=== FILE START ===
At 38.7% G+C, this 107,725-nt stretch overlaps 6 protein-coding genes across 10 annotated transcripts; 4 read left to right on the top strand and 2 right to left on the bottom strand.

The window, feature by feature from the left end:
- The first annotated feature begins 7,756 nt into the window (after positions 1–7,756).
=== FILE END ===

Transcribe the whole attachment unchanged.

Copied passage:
At 38.7% G+C, this 107,725-nt stretch overlaps 6 protein-coding genes across 10 annotated transcripts; 4 read left to right on the top strand and 2 right to left on the bottom strand.

The window, feature by feature from the left end:
- The first annotated feature begins 7,756 nt into the window (after positions 1–7,756).